Sizing Chart for all Mens, Womens, and Childrens Harnesses
The alpine version of the PRISMA, specially for alpine excursions and ski mountaineering—ultra light and with a compact pack size yet amazingly comfortable. The thin gear loops are sheathed and stay in shape without being bulky. Additional gear loops and attachment options for ice screw clips offer plenty of opportunity to organize gear. Thanks to the combination of Dyneema® on the inside and polyamide on the outside, the innovative tie-in loop is far lighter and more flexible.
- Light frame construction: minimal weight and good air permeability thanks to the continuous edge bindings made from Dyneema®, which proportionately distribute the load
- Slide Block buckle on the waist belt can be fully opened to make the harness easier to put on when wearing skis or crampons
- Adjustable leg loops with two settings
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In grams, the weight, as stated by the manufacturer/brand.
If there are differences in weight (due to multiple sizes or optional accessories) we'll list them here.
The default weight is the middle-most size, often this is size M.
| 175 g|
S: 161 g / 5.6 oz
M: 170 g / 5.9 oz
L: 175 g / 6.1 oz
(weight converted from grams to ounces)
|Sizes||XS, S, M, L, XL, XXL|
Number of Gear Loops
Gear loops are used to hold gear (quickdraws, cams, etc) onto your harness. 4 gear loops is most common.
0 - 1 Gear Loops
Most often on full body harnesses or guide/gym style harnesses.
2-3 Gear Loops
Mostly found on lighter harnesses made for [ski] mountaineering or high-end sport climbing where weight is a high priority.
4 - 5 Gear Loops
The standard/most common number for climbing harnesses. Perfect for sport and trad.
More Than 6 Gear Loops
Designed for long multi-pitch and big wall climbing, found on harnesses made to hold the maximum amount of gear.
Occasionally, the number of gear loops will change on a harness model depending on the size. There could be 7 gear loops for the med/large but only 5 gear loops for the xsmall/small. In this case we list the highest number for the filters, and then write an explanation on the product page like, “Size S/XS can only fit 5 gear loops.”
|6 Gear loops|
|Ice Clip Slots|
Ice Clip Slot
Ice clipper slots are made to fit a carabiner that holds ice screws. These slots are generally only used by ice climbers but there is no disadvantage to having them on your harness.
Less than 40% of harnesses will have ice clipper slots. And those harnesses will usually have 2 or 4 slots, often located next to, or between, the gear loops.
|Belay / Tie-In||One Loop|
|Waist Buckle Type||Quick Adjust|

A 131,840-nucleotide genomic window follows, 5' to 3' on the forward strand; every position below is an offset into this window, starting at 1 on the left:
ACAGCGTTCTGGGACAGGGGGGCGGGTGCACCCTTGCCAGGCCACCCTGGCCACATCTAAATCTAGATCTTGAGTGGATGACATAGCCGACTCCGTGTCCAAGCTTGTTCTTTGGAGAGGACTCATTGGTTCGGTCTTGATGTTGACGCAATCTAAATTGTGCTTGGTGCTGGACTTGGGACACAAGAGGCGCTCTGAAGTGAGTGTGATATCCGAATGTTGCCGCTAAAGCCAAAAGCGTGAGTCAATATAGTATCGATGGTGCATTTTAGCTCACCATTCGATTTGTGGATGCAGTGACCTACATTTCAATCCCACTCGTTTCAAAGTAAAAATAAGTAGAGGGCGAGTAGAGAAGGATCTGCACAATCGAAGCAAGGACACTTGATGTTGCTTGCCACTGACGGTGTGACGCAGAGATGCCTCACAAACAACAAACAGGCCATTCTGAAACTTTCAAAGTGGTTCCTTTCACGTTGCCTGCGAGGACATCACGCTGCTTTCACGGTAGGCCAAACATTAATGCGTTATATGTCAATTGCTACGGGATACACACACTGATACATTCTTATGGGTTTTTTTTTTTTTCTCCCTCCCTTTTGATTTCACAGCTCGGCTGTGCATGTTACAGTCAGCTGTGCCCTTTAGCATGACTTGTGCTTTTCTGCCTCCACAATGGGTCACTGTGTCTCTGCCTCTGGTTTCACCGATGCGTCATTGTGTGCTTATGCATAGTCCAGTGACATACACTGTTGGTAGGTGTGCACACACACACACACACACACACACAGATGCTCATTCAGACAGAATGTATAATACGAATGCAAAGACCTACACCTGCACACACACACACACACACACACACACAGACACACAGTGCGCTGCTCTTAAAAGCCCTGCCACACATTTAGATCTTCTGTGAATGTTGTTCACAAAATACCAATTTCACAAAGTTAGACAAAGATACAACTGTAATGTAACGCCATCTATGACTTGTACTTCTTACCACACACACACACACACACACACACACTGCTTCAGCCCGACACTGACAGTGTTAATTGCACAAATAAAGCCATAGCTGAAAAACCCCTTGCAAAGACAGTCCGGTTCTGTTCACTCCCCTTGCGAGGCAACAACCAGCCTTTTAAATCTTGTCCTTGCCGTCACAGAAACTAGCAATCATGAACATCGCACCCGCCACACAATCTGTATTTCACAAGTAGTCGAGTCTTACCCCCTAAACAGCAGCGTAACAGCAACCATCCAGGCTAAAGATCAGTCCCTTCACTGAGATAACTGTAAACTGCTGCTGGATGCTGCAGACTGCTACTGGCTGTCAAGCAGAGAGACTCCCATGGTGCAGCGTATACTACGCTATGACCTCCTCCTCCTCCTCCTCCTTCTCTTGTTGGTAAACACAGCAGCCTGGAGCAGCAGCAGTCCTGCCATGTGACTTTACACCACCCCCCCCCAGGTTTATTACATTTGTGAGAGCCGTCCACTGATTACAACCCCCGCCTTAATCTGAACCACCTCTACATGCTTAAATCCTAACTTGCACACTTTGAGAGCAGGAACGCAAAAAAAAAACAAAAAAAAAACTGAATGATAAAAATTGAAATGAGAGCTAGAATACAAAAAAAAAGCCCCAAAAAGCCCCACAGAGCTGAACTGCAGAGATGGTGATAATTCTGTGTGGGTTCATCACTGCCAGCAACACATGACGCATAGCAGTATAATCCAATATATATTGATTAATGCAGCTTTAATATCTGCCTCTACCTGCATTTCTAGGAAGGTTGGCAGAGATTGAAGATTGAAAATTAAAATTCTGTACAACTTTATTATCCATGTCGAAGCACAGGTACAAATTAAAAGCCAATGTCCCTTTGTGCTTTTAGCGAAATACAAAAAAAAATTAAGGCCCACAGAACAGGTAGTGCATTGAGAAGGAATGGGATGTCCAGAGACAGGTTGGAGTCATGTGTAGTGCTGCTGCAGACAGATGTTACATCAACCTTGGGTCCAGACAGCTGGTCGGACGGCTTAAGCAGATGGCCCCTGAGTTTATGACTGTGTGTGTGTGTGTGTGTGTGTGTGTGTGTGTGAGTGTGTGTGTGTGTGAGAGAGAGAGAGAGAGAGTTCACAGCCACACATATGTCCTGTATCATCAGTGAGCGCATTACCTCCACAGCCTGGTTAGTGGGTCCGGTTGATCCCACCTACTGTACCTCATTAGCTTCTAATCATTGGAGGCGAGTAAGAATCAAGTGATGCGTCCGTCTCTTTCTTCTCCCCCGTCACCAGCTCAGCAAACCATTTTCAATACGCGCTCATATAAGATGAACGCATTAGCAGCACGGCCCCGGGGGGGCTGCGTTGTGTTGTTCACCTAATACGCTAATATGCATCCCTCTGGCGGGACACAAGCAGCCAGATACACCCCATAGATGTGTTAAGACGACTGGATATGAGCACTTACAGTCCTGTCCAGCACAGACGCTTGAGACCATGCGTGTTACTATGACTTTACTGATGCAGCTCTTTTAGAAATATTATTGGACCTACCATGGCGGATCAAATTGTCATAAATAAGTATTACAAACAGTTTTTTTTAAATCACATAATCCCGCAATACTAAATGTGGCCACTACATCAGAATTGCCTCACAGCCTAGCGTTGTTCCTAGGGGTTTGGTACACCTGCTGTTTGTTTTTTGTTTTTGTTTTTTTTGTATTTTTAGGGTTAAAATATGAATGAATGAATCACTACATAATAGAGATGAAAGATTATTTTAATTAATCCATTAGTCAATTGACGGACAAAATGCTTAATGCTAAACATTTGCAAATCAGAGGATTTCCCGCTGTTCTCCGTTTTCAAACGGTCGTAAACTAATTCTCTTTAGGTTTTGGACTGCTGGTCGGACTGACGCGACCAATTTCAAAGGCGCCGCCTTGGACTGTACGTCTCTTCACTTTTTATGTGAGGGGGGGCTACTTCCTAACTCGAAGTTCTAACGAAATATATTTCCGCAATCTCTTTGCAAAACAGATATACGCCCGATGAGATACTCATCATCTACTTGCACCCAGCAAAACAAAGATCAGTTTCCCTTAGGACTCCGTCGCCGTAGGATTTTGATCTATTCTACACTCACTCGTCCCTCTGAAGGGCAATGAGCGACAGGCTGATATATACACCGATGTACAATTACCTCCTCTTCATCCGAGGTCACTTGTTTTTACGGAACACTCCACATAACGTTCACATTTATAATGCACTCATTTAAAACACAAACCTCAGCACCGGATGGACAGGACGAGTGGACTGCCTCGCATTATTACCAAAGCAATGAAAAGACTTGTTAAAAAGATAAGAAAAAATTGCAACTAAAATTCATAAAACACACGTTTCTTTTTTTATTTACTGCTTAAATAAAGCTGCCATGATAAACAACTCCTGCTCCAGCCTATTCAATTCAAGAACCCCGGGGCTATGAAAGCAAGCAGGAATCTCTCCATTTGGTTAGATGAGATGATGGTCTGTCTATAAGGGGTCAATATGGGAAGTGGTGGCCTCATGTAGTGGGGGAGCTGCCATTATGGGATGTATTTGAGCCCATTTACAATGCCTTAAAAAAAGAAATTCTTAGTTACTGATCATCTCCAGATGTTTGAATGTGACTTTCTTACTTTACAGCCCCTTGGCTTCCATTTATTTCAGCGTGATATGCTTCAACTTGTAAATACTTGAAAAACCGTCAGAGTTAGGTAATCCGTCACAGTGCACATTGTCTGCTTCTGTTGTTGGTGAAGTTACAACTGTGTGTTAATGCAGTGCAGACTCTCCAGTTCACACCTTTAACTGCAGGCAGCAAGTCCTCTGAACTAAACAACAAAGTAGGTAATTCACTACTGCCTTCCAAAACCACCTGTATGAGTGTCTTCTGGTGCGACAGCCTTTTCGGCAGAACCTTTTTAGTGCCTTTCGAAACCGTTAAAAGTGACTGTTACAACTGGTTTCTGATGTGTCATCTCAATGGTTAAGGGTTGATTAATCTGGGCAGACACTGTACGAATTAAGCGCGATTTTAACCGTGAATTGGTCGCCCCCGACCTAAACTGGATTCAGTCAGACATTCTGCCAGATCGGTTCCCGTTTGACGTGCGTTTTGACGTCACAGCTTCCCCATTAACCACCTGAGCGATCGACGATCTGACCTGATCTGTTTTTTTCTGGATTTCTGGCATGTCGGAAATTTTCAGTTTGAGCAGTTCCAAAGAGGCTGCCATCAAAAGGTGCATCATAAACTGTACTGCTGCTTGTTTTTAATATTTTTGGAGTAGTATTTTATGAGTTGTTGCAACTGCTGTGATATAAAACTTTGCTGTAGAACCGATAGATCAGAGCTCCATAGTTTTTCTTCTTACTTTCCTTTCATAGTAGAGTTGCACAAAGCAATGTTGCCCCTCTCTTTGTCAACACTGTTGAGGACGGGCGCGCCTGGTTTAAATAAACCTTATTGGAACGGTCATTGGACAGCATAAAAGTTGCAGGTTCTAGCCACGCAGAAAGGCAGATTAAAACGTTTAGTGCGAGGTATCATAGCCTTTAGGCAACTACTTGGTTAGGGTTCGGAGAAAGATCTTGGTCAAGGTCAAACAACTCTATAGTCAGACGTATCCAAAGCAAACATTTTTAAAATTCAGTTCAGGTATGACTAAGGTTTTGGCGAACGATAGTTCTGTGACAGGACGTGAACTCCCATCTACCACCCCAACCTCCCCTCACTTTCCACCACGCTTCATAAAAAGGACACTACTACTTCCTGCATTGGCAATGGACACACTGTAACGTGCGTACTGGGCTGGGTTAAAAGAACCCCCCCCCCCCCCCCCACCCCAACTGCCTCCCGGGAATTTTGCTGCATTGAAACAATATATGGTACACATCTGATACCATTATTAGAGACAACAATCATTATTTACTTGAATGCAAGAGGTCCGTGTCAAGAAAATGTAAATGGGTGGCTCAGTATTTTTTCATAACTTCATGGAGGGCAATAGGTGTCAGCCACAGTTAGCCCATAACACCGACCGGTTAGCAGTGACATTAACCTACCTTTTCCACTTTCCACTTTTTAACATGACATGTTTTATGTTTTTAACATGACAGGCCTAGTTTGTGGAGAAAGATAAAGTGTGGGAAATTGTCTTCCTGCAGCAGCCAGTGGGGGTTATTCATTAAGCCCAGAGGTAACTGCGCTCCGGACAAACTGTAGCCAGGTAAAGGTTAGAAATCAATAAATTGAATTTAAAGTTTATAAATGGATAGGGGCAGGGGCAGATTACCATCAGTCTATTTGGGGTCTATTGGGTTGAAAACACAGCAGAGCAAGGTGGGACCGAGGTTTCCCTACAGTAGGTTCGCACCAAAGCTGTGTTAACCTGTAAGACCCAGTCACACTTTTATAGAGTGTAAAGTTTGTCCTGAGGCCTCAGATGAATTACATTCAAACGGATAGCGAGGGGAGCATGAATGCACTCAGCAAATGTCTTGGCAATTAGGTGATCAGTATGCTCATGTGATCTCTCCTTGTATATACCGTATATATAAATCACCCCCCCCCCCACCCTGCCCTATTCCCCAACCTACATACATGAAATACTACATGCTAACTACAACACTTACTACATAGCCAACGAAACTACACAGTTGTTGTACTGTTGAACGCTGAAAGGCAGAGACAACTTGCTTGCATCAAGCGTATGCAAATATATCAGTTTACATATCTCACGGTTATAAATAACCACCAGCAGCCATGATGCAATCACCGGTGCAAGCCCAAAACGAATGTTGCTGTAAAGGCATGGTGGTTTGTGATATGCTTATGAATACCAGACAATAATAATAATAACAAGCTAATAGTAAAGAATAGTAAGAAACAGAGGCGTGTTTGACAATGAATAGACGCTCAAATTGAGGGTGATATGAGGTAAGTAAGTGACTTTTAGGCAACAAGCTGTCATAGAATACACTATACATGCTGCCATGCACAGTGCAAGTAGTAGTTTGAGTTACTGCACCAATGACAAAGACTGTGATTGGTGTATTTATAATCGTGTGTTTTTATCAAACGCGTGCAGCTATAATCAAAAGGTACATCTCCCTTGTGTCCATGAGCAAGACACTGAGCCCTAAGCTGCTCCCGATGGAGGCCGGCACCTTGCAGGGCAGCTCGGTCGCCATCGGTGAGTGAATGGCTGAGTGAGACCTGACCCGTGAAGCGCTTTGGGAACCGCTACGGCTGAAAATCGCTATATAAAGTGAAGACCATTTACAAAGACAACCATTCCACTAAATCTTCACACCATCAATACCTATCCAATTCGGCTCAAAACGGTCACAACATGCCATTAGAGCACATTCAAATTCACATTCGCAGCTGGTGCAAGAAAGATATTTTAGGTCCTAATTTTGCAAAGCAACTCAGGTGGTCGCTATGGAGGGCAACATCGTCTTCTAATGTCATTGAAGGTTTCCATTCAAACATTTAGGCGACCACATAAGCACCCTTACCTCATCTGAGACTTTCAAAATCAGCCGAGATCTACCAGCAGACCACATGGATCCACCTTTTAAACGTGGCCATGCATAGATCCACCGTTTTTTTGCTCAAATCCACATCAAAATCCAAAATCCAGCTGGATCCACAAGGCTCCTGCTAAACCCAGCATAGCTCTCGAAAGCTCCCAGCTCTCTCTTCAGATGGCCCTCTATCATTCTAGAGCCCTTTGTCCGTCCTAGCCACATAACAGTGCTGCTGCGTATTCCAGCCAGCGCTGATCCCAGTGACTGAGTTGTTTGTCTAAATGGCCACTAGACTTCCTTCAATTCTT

|Leg Buckle Type||Clip|
Trad climbers often look for a haul loop as they're intended to haul a rope (second line) or pack (while you climb the chimney).
A haul loop can also hold shoes or other accessories. Although not the intended use, it is also commonly used to hold a chalk bag.
|Size Chart|| |
S (will fit the upper range of XS)
Waist : 71-86 cm / 28-33.9 in
Legs : 51-57 cm / 20.1-22.4 in
Waist : 78-93 cm / 30.7-36.6 in
Legs : 59-65 cm / 23.2-25.6 in
L (will fit most XL and the lower range of XXL)
Waist : 85-100 cm / 33.5-39.4 in
Legs : 63-69 cm / 24.8-27.2 in
(we converted centimeters to inches)
A few years back I reviewed the ultra light Loopo Lite harness from Edelrid – a specialist harness aimed at ski mountaineering and high altitude mountaineering. Great though the Loopo Lite was, its range of applications was pretty narrow, you certainly wouldn’t use it at your local crag or a multi-pitch rock route in the Lakes. The Prisma Guide has that similar high tech Dyneema® look (Dyneema® makes up the edge binding) and a very low weight. Here though the similarities end. For alpine climbers I’d say there was little reason to consider the Loopo Lite now that the Prisma Guide has arrived.
How to use Edelrid Harness, safety, lifespan, storage and care with instructional pictures.
A pictoral representation of UIAA-105 and EN-12277 standards for harnesses.
The UIAA equipment standard provides a baseline for equipment performance in a test lab under controlled conditions on new equipment. Although these test conditions are relevant to the conditions encountered climbing, conditions encountered at the crags and the condition of the equipment are equally important. This recommendation from the UIAA member federation The British Mountaineering Council (BMC) provides vital equipment information that is NOT explicitly addressed in the standard, particularly failure modes of the equipment and recommendations for the use, inspection, maintenance, and retirement of equipment.